J2 Content – Perspectives

A varied collection of thoughts on education and parenting

A Different Way of Learning About Historical Figures

My daughter went to school today dressed as Abigail Adams, wife of 2nd president John Adams. She, along with the rest of her 8th grade Social Studies class, walked down to the local elementary school to talk with the K-5 graders – in character. Of course the more recognizable historical figures (Abe Lincoln & George Washington) were most popular with the younger crowd.

My daughter came armed with letters that Abigail had written to her husband in 1776:

“Remember, all men would be tyrants if they could. If particular care and attention is not paid to the ladies, we are determined to foment a rebellion, and will not hold ourselves bound by any laws in which we have no voice or representation.”

Did the 1st Lady really threaten that there would be a rebellion against the government? Did she really state that the laws of the government do not apply to women if they don’t have a voice? This was the forefront of giving women a right to vote! How is that not exciting! Alas, to a 1st grader, receiving a penny from the Abe Lincoln character was more thrilling.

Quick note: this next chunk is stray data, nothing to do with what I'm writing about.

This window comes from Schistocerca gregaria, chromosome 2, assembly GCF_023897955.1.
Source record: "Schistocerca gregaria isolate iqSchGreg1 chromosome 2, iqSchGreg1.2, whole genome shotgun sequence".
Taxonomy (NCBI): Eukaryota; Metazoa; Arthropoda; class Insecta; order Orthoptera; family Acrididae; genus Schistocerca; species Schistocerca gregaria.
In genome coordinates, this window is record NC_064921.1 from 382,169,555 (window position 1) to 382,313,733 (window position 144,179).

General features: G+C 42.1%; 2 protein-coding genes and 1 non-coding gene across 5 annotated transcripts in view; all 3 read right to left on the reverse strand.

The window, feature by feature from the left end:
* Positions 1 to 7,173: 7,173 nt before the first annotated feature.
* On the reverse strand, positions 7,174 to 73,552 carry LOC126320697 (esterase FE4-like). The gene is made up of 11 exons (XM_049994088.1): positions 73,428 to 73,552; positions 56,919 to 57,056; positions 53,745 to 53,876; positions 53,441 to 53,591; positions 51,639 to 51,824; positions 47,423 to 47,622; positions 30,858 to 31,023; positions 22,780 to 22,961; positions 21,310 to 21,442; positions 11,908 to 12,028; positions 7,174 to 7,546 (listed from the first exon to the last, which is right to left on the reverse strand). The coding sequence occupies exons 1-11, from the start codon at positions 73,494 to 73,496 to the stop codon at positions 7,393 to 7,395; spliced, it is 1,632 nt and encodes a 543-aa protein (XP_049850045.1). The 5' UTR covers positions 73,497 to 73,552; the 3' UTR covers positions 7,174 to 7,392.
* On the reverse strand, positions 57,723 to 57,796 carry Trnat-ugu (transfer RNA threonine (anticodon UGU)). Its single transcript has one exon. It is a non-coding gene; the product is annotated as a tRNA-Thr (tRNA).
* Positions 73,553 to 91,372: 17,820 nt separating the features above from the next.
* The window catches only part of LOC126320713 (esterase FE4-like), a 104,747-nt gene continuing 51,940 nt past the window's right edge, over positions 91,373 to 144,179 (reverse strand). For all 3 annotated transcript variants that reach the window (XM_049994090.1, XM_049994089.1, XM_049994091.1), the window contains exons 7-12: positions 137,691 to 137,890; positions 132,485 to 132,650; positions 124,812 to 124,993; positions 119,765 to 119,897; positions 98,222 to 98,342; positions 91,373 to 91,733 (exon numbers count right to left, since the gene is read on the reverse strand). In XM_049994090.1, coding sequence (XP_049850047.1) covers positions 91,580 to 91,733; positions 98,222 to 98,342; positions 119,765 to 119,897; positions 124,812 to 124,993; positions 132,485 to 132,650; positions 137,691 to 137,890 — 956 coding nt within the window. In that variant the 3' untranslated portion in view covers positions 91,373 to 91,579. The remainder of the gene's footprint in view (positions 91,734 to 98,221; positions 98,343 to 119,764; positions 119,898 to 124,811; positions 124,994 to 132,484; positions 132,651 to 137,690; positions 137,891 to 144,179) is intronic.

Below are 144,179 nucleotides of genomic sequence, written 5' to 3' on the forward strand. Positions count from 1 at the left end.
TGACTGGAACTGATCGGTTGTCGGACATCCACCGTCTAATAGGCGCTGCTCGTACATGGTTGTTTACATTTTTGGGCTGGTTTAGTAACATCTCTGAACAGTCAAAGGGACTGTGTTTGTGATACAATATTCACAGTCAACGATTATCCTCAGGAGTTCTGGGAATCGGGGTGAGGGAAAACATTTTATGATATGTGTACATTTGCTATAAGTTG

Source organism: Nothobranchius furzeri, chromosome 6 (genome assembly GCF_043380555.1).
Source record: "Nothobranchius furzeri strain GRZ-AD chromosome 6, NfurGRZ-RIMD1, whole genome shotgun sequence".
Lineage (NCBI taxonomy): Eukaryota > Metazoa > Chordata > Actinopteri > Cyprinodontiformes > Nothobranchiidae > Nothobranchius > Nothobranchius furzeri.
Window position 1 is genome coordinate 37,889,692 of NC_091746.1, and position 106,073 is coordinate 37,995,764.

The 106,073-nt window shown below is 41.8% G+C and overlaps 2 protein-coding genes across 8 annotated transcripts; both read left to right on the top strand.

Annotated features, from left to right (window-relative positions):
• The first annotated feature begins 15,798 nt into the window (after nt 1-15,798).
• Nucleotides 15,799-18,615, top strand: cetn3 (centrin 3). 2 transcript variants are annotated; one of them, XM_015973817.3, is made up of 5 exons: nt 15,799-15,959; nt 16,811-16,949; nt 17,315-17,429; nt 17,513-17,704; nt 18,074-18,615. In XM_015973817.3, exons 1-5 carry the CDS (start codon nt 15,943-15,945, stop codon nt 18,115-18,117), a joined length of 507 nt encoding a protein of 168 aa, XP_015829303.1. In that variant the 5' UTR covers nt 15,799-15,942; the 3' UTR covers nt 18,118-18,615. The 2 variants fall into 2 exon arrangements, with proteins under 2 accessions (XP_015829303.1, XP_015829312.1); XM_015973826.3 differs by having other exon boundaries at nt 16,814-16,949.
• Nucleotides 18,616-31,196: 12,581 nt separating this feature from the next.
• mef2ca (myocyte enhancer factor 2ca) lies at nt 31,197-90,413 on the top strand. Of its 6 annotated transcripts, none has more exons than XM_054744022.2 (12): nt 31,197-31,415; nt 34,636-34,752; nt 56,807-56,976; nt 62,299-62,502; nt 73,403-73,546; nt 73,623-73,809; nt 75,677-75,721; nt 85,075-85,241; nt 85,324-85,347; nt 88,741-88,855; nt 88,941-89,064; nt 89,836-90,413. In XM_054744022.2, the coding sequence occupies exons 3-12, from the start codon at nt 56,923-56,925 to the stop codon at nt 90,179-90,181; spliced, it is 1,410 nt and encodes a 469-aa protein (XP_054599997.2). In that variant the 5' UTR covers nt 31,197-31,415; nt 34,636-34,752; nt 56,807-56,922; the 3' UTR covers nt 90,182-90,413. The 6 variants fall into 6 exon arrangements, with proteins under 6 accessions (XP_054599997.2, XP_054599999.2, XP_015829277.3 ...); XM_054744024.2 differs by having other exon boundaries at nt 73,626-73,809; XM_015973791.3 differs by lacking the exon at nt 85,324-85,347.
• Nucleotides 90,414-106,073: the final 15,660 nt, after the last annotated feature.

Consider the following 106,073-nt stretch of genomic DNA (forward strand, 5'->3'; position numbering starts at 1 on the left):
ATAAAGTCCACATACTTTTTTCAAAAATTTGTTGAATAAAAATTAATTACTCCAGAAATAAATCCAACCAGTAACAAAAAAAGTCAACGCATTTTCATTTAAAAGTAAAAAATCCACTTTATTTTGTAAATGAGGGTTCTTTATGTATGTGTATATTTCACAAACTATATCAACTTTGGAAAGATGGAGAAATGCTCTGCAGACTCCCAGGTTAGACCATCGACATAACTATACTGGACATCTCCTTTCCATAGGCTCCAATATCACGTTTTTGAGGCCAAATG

My daughter had to research what Adams would have worn, what her childhood was like, what made her famous, and what contributions she made to history. Not only did she need to complete an essay about Adams, but she also had to come up with a costume and be prepared to answer questions as if she was Adams. She even researched whether or not Adams spoke in an ‘English’ accent. This made learning exciting and it resonated with the 8th graders. I believe it hit the mark with the younger kids as well.
I have to give it up to the teacher for encouraging her class to get to know someone from our US history. Rather than simply teaching by the text book, taking the tests, or writing the occasional essay, this teacher recognized the opportunity for the kids to truly learn about an individual who made a difference in US history. I hope that other teachers can take note of this type of teaching – finding fun and unique ways of teaching our kids about those who helped shape this nation.

I would have liked to see the parade of US figures walking down the street today – “Abigail” was also accompanied by Susan B. Anthony, Abe Lincoln, George Washington, Betsy Ross, George Washington Carver, John Adams, Sacagawea, Martin Luther King Jr., and many others. That would have been a sight to see…

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